I believe in a tomorrow with more transparency and greater consumer awareness; one with troves of information at our fingertips; one where we can make health decisions with our eyes open. So for all of their limitations, the most recent Medicare releases are steps in the right direction.
Under telemedicine, people can access doctors on a Web cam or through a video conference on their phones. The private insurance industry is moving to provide patients access to medical care 24/7 without an appointment with Skype-like technology that lets patients visit virtually with medical staff.
Forty-nine years ago, President Lyndon B. Johnson ushered in a new American era, creating a social compact that would withstand generations when he signed two hallmark health care programs, Medicare and Medicaid, into law.
Here's a prediction that hasn't been wrong yet: No matter what new data emerge about Social Security and Medicare, the well-funded opponents of those two worthy programs will always insist that we're on the brink of catastrophe -- unless something is done right now to slash their benefits.
Medicare has grown somewhat stronger financially in both the short and long term since last year but continues to face long-term financing challenges, today's report from its trustees shows. The projected date of insolvency for Medicare's Hospital Insurance (HI) trust fund is 2030 -- four years later than projected last year.
As a pediatrician in some of Boston's lowest-income neighborhoods, I saw firsthand how a child's health is determined by far more than medicine -- it is the air they breathe, the streets they play in, the safety of their communities, their opportunities for a good education, the economic stability of their family. Simply put, doctors can't fulfill their mission in communities affected by inequality and unfairness. Health requires justice for all. That's what makes me want to run for governor.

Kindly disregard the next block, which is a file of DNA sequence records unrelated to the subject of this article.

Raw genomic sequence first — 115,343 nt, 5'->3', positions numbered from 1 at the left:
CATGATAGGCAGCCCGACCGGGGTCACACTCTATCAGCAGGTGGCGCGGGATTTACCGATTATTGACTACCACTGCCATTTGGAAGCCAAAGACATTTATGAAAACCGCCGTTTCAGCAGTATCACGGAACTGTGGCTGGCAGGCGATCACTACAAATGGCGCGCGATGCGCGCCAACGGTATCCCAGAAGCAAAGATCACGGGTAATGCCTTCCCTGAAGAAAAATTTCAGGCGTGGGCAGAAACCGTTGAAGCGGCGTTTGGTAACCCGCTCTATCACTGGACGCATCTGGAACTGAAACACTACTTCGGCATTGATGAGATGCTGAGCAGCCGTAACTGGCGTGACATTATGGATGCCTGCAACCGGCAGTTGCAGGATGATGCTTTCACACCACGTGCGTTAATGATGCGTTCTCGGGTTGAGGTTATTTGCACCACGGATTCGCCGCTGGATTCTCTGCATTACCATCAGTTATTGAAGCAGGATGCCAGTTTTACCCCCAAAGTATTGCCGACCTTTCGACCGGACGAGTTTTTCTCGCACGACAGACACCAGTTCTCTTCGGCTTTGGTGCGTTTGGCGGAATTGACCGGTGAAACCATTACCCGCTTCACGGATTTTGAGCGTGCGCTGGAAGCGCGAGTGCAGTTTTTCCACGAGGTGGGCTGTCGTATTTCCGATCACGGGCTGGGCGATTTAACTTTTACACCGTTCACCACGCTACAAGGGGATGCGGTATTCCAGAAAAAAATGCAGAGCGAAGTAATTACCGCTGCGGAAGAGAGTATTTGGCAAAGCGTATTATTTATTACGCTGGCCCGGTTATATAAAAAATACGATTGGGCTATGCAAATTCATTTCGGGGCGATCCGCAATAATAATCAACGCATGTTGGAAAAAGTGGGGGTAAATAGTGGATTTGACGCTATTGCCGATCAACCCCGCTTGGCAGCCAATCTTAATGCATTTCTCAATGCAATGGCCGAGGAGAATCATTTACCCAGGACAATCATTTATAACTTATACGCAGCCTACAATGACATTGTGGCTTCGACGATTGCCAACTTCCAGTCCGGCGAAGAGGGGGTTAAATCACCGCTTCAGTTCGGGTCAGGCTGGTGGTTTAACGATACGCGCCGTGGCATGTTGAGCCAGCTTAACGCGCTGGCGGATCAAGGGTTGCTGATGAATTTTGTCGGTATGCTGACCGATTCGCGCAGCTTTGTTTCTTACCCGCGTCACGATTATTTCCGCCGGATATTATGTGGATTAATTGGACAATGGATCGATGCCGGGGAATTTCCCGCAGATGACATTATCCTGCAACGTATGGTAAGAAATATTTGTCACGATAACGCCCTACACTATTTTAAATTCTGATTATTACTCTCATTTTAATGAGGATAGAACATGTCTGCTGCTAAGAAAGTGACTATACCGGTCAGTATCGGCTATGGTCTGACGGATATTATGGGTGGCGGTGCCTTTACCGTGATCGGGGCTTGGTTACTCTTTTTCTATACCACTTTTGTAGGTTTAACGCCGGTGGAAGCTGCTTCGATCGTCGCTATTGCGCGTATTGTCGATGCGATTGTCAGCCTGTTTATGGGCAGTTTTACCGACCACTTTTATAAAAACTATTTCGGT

Gene Steuerle is not a standard right-winger who believes that a dollar in the pocket of a middle class or poor person is a dollar that could be in the pockets of the rich. He is a serious budget analyst who has does important work on tax and budget issues for more than three decades.
With people living longer and pension plans on the decline, individuals are forced to create their own retirement plan that may last 10, 15 and even up to 30 years. Adding other generations into the mix, as well as needs for insurance and long term care planning, individuals have obstacles to clear out.
Whether due to changes in the economy or the fact that people are now living longer than ever before, there's no denying that the reality of growing older in America is expensive and most people are unprepared to take on the financial burden.
While the most visible women's rights being jeopardized include voting rights and the right to have control over our own bodies, there are more, many more.
This is a freedom that workers in every other wealthy country have long enjoyed; now workers in the United States no longer need a full-time job to get health insurance. And the data indicate that many workers are taking advantage of this option.
I just turned 65 and got my Medicare card. I see that the ID number on my card is the same as my Social Security number, and on the back of the card it says I need to carry it with me at all times. What can I do to protect myself from identify theft if my purse and Medicare card get stolen?
Both Congress and the administration are moving to relieve the backlog of veterans waiting for access to medical care by authorizing them to get priva...
There's a growing tendency for public policy leaders and commentators to warn one generation about another when the topic of entitlements arises. But the truth is that it's bad advice -- refuted by research.
So how does the VA compare? We don't know. We don't have much data publicly available to begin with, and we have virtually nothing that compares VA hospitals with other American hospitals.
A year-long investigation by the Center for Public Integrity has revealed that health insurers may have fleeced taxpayers out of $70 billion in just five years.